Journal of Nippon Medical School
Online ISSN : 1347-3409
Print ISSN : 1345-4676
ISSN-L : 1345-4676
Originals
Usefulness of Gabapentin as an Alternative/Adjunct Therapy for Delirium: A Retrospective Observational Study
Kakusho Chigusa Nakajima-OhyamaYoshie ShizusawaShotaro UchiyamaYasuhiro KishiHitoshi Tanimukai
Author information
Keywords: gabapentin, delirium
JOURNAL FREE ACCESS

2024 Volume 91 Issue 2 Pages 233-240

Details
Abstract

Background: Antipsychotics are commonly used to treat delirium but can adversely affect the extrapyramidal and cardiac conduction systems. Antipsychotic use has also been reported to be associated with increased mortality in older adults. Therefore, alternative and adjunct medications for delirium are necessary. We retrospectively assessed the efficacy and safety of gabapentin (GBP) as an alternative and adjunct medication for delirium. Methods: We retrospectively investigated the records of patients with delirium treated with GBP (71 patients; median age, 81 years; interquartile range, 76-87.5 years; 54.9% males) at a general hospital. We examined duration to delirium improvement, as assessed by the Intensive Care Delirium Screening Checklist (ICDSC) and DSM-5 criteria, as well as adverse events. Results: The median (interquartile range) GBP dose was 200 mg (150-350 mg) /day. A total of 71.8% and 85.9% of the patients failed to meet the diagnostic criteria for delirium at 2 days and 5 days after initial administration, respectively (p<0.05). In subgroup analysis, patients with a history of epilepsy or cerebrovascular disease responded better to GBP than did those without such histories, suggesting that patients with abnormal/borderline neuronal activity respond to GBP even though they do not exhibit seizures. GBP did not induce extrapyramidal symptoms, cardiac conduction disturbances, hyperglycemia, or epilepsy but caused sleepiness and myoclonus. Conclusions: GBP may improve delirium with fewer adverse effects and may be a safe alternative or adjunct treatment for delirium. Dosage adjustment may be necessary to prevent sleepiness.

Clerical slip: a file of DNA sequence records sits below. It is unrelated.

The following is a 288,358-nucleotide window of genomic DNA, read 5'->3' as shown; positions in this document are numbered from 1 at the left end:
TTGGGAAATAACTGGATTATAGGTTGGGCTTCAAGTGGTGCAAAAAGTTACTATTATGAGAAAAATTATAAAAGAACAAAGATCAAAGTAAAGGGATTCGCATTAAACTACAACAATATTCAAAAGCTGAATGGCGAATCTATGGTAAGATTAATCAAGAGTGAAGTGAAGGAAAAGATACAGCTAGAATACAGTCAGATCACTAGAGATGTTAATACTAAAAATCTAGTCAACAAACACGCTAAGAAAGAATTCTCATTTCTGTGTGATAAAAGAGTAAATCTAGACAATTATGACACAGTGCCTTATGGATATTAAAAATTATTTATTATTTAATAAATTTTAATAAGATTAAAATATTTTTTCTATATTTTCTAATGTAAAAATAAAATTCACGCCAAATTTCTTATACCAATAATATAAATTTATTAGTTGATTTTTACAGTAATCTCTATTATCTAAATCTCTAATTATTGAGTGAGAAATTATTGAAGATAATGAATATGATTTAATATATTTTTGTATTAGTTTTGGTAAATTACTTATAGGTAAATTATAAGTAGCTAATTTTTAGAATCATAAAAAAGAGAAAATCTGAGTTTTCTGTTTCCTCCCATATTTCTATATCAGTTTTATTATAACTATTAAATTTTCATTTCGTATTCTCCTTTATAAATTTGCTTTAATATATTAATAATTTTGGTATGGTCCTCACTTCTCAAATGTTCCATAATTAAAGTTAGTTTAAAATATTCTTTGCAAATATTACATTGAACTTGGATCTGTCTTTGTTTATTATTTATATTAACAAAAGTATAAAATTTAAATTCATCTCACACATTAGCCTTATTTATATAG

Content from these authors
© 2024 by the Medical Association of Nippon Medical School
Previous article Next article
feedback
Top